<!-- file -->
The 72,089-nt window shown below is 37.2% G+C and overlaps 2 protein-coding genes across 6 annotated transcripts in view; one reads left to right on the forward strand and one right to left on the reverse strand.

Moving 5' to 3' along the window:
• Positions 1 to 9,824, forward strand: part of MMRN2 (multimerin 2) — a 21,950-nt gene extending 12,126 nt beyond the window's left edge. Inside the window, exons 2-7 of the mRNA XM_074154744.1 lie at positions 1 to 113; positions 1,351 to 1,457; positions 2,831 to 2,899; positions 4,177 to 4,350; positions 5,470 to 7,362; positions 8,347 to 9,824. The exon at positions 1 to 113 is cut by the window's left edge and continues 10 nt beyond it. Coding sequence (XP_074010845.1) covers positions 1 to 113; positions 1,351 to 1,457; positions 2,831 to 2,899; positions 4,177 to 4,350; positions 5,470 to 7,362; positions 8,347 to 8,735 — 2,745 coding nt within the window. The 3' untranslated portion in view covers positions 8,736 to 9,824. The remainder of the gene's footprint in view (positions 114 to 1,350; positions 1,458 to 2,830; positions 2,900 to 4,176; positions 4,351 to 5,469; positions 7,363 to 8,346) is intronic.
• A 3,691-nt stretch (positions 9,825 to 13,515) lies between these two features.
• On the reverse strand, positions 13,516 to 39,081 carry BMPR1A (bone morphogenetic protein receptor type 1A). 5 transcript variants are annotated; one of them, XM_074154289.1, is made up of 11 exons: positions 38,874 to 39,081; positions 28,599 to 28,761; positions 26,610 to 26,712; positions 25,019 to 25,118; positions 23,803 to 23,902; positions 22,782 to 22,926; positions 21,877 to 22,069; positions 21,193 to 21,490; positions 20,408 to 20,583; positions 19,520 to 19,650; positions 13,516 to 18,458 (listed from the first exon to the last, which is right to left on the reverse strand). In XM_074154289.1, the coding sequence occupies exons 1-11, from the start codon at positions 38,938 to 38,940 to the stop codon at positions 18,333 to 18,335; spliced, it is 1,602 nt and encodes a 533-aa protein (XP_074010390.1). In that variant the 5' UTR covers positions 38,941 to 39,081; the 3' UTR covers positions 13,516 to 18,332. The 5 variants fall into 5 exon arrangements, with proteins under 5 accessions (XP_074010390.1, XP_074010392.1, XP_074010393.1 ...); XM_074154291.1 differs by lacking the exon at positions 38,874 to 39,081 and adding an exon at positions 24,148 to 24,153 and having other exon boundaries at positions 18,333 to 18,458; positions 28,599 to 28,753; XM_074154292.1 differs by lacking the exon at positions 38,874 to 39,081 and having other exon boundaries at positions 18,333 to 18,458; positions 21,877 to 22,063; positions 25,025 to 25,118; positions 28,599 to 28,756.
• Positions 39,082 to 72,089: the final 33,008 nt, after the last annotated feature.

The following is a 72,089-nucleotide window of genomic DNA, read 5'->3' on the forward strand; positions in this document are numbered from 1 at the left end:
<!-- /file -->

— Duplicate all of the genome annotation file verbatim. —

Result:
The 72,089-nt window shown below is 37.2% G+C and overlaps 2 protein-coding genes across 6 annotated transcripts in view; one reads left to right on the forward strand and one right to left on the reverse strand.

Moving 5' to 3' along the window:
• Positions 1 to 9,824, forward strand: part of MMRN2 (multimerin 2) — a 21,950-nt gene extending 12,126 nt beyond the window's left edge. Inside the window, exons 2-7 of the mRNA XM_074154744.1 lie at positions 1 to 113; positions 1,351 to 1,457; positions 2,831 to 2,899; positions 4,177 to 4,350; positions 5,470 to 7,362; positions 8,347 to 9,824. The exon at positions 1 to 113 is cut by the window's left edge and continues 10 nt beyond it. Coding sequence (XP_074010845.1) covers positions 1 to 113; positions 1,351 to 1,457; positions 2,831 to 2,899; positions 4,177 to 4,350; positions 5,470 to 7,362; positions 8,347 to 8,735 — 2,745 coding nt within the window. The 3' untranslated portion in view covers positions 8,736 to 9,824. The remainder of the gene's footprint in view (positions 114 to 1,350; positions 1,458 to 2,830; positions 2,900 to 4,176; positions 4,351 to 5,469; positions 7,363 to 8,346) is intronic.
• A 3,691-nt stretch (positions 9,825 to 13,515) lies between these two features.
• On the reverse strand, positions 13,516 to 39,081 carry BMPR1A (bone morphogenetic protein receptor type 1A). 5 transcript variants are annotated; one of them, XM_074154289.1, is made up of 11 exons: positions 38,874 to 39,081; positions 28,599 to 28,761; positions 26,610 to 26,712; positions 25,019 to 25,118; positions 23,803 to 23,902; positions 22,782 to 22,926; positions 21,877 to 22,069; positions 21,193 to 21,490; positions 20,408 to 20,583; positions 19,520 to 19,650; positions 13,516 to 18,458 (listed from the first exon to the last, which is right to left on the reverse strand). In XM_074154289.1, the coding sequence occupies exons 1-11, from the start codon at positions 38,938 to 38,940 to the stop codon at positions 18,333 to 18,335; spliced, it is 1,602 nt and encodes a 533-aa protein (XP_074010390.1). In that variant the 5' UTR covers positions 38,941 to 39,081; the 3' UTR covers positions 13,516 to 18,332. The 5 variants fall into 5 exon arrangements, with proteins under 5 accessions (XP_074010390.1, XP_074010392.1, XP_074010393.1 ...); XM_074154291.1 differs by lacking the exon at positions 38,874 to 39,081 and adding an exon at positions 24,148 to 24,153 and having other exon boundaries at positions 18,333 to 18,458; positions 28,599 to 28,753; XM_074154292.1 differs by lacking the exon at positions 38,874 to 39,081 and having other exon boundaries at positions 18,333 to 18,458; positions 21,877 to 22,063; positions 25,025 to 25,118; positions 28,599 to 28,756.
• Positions 39,082 to 72,089: the final 33,008 nt, after the last annotated feature.

The following is a 72,089-nucleotide window of genomic DNA, read 5'->3' on the forward strand; positions in this document are numbered from 1 at the left end: